The Torah prohibits male Kohanim from becoming Tameh (impure) through contact with corpses. The Poskim discuss whether the wife of a Kohen who is pregnant must also refrain from entering a cemetery, since her unborn child may be a male.
The Rokeach (R. Elazar ben Yehuda, 1176–1238 of Worms) is lenient on this question, because of a Safek Safeka (double doubt): It is possible the embryo will not even be viable, and even if it is viable, perhaps it is female. Therefore, they may conduct themselves as normal.
The question then becomes whether she may give birth in a hospital in which there may be Tuma’at Met (impurity of corpses). If the baby is a boy, he must immediately be protected from Tumah. Because of this problem, Rav Elyashiv ruled that a wife of a Kohen should do an ultrasound to determine the gender. If, in fact, the unborn baby is a boy, she should arrange to give birth in a hospital in which there is no potential Tuma’at Met.
This had been the accepted ruling in an earlier Daily Halacha. At the time, Hacham Ovadia had not yet issued an opinion. However, recently Hacham Ovadia’s Halachot of Avelut (Vol. 2) were published, and there he deals with this question. His conclusion is to be lenient and not require determining the gender. That way the "Safek Safeka" still applies, and she may go to a regular hospital because of the double doubt. There is no obligation to clarify the double doubt, especially since the ultrasound is not always accurate, as brought by Rav Fischer in his ruling. However, once the baby is born, if it is a boy, the parents are obligated to be careful that he is not exposed to Tumah.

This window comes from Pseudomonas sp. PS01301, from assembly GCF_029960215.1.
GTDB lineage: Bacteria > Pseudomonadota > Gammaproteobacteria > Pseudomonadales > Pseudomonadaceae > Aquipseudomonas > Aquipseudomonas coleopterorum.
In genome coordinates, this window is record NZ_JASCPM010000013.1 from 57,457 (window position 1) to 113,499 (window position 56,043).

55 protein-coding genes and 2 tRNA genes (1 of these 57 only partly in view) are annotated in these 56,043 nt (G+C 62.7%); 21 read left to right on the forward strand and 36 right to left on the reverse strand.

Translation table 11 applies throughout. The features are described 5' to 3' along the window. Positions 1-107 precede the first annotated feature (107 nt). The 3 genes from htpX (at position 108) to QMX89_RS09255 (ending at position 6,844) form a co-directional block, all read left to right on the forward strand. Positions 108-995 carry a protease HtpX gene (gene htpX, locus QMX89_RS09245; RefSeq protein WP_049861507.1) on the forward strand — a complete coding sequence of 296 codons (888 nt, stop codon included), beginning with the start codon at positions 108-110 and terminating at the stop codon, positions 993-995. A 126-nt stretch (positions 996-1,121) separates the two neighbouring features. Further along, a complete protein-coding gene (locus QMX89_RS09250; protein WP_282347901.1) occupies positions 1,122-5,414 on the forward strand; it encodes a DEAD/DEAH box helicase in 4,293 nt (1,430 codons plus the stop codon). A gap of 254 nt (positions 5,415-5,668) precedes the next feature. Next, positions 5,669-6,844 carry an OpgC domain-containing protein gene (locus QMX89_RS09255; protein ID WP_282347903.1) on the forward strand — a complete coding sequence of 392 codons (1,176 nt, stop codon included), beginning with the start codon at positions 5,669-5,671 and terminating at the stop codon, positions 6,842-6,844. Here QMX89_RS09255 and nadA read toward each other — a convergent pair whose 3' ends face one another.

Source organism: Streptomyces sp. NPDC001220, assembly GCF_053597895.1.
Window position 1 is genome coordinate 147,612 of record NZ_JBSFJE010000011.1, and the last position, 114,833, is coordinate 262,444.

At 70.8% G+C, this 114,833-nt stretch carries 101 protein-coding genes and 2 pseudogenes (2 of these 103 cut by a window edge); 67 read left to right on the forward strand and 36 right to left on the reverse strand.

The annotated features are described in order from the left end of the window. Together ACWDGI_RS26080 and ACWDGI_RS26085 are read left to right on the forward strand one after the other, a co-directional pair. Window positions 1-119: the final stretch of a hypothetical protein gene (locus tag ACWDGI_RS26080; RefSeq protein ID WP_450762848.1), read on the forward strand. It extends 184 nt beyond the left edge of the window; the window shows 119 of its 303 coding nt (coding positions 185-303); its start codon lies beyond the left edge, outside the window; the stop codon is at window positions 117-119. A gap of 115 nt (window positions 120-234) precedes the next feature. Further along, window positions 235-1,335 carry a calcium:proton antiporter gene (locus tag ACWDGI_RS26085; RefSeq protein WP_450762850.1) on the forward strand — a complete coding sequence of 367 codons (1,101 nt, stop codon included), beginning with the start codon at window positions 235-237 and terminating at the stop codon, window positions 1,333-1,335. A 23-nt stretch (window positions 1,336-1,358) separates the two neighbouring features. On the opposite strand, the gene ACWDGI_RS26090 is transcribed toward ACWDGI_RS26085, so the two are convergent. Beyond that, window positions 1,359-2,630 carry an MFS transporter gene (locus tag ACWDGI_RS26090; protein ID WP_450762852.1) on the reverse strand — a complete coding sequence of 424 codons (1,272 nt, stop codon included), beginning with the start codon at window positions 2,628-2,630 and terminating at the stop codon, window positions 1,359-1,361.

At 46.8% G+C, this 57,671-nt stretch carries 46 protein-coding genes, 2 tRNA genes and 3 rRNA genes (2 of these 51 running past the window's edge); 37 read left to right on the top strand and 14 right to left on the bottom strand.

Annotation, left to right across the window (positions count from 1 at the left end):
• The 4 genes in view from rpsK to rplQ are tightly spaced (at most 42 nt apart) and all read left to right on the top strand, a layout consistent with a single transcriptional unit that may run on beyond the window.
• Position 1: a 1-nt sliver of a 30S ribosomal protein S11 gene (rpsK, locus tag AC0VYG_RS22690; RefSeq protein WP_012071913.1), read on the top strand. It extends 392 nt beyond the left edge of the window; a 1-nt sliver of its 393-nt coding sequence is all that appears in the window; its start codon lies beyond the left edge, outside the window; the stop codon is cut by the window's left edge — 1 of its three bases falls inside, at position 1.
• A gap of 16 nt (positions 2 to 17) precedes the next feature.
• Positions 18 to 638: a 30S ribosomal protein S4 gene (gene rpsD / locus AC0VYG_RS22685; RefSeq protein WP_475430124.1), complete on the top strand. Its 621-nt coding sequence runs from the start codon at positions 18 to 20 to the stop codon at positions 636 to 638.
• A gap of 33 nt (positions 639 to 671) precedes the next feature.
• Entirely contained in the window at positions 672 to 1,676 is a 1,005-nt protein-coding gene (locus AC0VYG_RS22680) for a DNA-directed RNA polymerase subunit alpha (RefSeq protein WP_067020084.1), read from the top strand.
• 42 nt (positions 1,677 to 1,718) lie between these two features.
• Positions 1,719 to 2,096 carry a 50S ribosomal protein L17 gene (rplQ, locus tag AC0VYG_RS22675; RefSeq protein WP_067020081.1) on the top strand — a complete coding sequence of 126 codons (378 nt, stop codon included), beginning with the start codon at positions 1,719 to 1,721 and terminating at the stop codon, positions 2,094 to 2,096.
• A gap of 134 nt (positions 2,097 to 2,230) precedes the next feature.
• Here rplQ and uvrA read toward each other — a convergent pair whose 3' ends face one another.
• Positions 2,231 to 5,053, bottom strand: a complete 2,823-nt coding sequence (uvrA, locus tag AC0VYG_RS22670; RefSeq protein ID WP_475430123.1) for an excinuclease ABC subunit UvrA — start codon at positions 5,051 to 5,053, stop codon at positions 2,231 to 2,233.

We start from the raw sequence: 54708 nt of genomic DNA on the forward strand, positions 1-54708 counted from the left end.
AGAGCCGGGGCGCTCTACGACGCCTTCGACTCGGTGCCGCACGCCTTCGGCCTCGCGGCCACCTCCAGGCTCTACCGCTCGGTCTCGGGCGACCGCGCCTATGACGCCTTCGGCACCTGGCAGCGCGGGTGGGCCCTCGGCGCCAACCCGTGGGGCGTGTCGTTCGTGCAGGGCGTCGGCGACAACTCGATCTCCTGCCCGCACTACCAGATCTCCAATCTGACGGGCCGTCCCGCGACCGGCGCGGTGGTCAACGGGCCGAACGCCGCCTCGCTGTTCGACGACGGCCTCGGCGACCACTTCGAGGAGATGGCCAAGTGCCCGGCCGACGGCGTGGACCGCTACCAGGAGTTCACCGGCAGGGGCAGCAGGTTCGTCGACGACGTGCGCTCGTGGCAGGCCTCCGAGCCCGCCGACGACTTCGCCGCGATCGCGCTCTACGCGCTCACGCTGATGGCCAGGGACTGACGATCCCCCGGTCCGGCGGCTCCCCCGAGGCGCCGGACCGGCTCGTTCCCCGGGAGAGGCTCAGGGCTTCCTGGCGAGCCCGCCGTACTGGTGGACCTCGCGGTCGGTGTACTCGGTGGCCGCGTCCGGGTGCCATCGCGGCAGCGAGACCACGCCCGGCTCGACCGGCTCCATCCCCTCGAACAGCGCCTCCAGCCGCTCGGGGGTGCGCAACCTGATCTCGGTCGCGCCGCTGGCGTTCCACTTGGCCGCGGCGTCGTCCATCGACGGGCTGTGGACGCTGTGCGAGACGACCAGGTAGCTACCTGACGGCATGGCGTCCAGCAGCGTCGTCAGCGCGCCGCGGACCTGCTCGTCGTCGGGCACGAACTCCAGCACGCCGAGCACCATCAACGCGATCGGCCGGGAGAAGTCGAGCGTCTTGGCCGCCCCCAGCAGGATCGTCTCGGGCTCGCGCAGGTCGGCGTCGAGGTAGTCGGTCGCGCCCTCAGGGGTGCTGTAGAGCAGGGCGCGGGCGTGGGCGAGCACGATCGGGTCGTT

A wife of a Kohen who is pregnant may become Tameh (impure) to corpses, and she may give birth in a regular hospital. If the baby is male, the parents must immediately insure that he is not exposed to Tumah.